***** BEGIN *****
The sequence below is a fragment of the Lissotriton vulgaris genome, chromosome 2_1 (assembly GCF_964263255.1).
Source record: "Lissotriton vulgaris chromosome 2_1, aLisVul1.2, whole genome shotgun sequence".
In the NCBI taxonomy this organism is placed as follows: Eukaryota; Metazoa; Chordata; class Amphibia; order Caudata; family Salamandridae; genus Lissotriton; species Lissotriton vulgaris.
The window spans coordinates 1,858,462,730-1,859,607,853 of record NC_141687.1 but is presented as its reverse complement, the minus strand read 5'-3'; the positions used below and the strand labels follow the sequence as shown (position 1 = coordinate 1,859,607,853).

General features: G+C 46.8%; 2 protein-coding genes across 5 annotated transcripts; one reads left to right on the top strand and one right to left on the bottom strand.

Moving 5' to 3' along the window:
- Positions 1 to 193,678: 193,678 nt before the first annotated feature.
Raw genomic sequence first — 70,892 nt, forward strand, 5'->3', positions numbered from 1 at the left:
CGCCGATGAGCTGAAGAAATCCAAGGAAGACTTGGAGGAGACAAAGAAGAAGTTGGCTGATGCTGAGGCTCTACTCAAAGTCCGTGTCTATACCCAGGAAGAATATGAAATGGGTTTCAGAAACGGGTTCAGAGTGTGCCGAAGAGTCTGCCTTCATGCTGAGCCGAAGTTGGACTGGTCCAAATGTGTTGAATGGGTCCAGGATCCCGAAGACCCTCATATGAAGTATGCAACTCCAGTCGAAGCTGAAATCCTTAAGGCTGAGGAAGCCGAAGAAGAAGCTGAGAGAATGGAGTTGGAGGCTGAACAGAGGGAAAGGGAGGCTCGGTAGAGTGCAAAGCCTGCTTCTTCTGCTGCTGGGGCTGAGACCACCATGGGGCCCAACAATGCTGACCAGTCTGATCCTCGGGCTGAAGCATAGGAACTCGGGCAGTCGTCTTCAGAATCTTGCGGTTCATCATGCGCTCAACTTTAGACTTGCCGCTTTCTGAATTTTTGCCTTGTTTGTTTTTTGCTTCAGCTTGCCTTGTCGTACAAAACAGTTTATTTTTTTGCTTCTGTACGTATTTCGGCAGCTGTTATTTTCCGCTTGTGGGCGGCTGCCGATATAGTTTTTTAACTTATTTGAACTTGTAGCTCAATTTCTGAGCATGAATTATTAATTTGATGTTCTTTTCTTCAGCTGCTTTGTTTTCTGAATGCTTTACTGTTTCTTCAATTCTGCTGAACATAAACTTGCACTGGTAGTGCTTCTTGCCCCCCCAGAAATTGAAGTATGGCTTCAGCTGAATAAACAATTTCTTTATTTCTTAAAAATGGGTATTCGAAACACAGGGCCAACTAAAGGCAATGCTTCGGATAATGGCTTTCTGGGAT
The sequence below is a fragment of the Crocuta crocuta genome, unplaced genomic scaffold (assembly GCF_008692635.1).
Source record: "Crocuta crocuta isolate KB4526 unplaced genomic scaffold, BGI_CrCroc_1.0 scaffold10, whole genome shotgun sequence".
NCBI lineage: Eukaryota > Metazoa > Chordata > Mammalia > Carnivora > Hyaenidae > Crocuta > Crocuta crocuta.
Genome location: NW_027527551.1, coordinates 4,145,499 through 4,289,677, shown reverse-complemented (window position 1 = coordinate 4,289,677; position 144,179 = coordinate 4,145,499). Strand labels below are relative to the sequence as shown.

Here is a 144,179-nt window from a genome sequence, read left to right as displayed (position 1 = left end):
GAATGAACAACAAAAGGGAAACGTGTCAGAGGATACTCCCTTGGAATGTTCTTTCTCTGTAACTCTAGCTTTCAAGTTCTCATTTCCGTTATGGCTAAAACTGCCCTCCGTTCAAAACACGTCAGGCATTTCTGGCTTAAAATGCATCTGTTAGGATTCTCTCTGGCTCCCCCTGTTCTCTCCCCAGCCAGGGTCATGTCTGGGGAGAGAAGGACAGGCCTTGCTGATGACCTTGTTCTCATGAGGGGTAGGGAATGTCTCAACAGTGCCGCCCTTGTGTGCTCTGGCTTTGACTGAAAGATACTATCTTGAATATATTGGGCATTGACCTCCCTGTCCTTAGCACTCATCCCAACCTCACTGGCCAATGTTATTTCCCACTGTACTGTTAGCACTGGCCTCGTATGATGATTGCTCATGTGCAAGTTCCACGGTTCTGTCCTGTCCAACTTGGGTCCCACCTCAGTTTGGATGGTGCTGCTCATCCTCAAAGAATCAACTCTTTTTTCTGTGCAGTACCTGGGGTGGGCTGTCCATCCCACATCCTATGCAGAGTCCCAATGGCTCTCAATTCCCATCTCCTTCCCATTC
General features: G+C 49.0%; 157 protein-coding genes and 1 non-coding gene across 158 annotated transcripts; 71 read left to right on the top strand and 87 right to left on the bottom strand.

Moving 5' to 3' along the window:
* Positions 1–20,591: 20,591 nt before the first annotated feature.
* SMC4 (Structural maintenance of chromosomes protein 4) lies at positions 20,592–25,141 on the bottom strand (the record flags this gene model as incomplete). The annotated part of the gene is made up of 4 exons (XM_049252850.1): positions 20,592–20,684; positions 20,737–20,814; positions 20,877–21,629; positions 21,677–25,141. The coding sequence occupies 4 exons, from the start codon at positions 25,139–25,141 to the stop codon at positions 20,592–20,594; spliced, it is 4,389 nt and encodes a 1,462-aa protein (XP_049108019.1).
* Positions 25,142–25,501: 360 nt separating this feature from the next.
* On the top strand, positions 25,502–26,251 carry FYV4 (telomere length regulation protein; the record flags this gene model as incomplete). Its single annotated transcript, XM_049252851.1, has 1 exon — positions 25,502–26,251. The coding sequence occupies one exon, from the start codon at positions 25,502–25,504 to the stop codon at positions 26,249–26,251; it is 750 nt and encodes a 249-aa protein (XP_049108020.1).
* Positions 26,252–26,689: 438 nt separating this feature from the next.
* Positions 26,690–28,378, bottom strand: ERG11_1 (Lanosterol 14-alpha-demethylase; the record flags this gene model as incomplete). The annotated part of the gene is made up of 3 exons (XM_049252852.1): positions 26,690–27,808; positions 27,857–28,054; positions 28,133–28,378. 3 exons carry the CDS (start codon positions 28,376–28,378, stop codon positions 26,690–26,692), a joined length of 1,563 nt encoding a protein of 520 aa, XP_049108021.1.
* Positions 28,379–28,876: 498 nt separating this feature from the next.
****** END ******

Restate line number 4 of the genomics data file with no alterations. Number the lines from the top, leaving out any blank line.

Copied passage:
The window spans coordinates 1,858,462,730-1,859,607,853 of record NC_141687.1 but is presented as its reverse complement, the minus strand read 5'-3'; the positions used below and the strand labels follow the sequence as shown (position 1 = coordinate 1,859,607,853).